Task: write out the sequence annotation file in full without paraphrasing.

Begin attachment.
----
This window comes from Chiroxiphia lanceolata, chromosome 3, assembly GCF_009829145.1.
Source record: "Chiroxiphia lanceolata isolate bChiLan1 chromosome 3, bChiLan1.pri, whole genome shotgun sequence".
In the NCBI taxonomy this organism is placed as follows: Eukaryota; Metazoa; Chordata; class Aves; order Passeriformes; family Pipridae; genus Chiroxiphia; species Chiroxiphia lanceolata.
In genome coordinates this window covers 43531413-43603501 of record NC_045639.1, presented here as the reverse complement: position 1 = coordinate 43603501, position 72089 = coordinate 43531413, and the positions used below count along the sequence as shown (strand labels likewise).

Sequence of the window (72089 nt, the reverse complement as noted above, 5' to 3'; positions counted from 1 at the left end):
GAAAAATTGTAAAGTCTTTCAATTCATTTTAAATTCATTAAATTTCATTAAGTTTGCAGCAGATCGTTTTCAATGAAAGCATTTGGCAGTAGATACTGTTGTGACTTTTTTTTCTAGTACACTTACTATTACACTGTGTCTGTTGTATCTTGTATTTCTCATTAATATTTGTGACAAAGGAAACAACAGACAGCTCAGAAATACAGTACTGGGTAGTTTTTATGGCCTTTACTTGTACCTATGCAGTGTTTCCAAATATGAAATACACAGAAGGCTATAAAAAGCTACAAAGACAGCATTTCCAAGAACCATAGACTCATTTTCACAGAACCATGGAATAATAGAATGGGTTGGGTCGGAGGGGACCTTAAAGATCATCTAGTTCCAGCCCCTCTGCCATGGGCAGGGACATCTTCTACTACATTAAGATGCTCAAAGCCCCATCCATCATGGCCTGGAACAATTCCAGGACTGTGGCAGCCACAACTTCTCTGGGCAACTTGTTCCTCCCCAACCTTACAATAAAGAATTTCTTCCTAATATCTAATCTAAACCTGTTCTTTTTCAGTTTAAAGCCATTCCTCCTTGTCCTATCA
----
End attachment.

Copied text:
This window comes from Chiroxiphia lanceolata, chromosome 3, assembly GCF_009829145.1.
Source record: "Chiroxiphia lanceolata isolate bChiLan1 chromosome 3, bChiLan1.pri, whole genome shotgun sequence".
In the NCBI taxonomy this organism is placed as follows: Eukaryota; Metazoa; Chordata; class Aves; order Passeriformes; family Pipridae; genus Chiroxiphia; species Chiroxiphia lanceolata.
In genome coordinates this window covers 43531413-43603501 of record NC_045639.1, presented here as the reverse complement: position 1 = coordinate 43603501, position 72089 = coordinate 43531413, and the positions used below count along the sequence as shown (strand labels likewise).

Sequence of the window (72089 nt, the reverse complement as noted above, 5' to 3'; positions counted from 1 at the left end):
GAAAAATTGTAAAGTCTTTCAATTCATTTTAAATTCATTAAATTTCATTAAGTTTGCAGCAGATCGTTTTCAATGAAAGCATTTGGCAGTAGATACTGTTGTGACTTTTTTTTCTAGTACACTTACTATTACACTGTGTCTGTTGTATCTTGTATTTCTCATTAATATTTGTGACAAAGGAAACAACAGACAGCTCAGAAATACAGTACTGGGTAGTTTTTATGGCCTTTACTTGTACCTATGCAGTGTTTCCAAATATGAAATACACAGAAGGCTATAAAAAGCTACAAAGACAGCATTTCCAAGAACCATAGACTCATTTTCACAGAACCATGGAATAATAGAATGGGTTGGGTCGGAGGGGACCTTAAAGATCATCTAGTTCCAGCCCCTCTGCCATGGGCAGGGACATCTTCTACTACATTAAGATGCTCAAAGCCCCATCCATCATGGCCTGGAACAATTCCAGGACTGTGGCAGCCACAACTTCTCTGGGCAACTTGTTCCTCCCCAACCTTACAATAAAGAATTTCTTCCTAATATCTAATCTAAACCTGTTCTTTTTCAGTTTAAAGCCATTCCTCCTTGTCCTATCA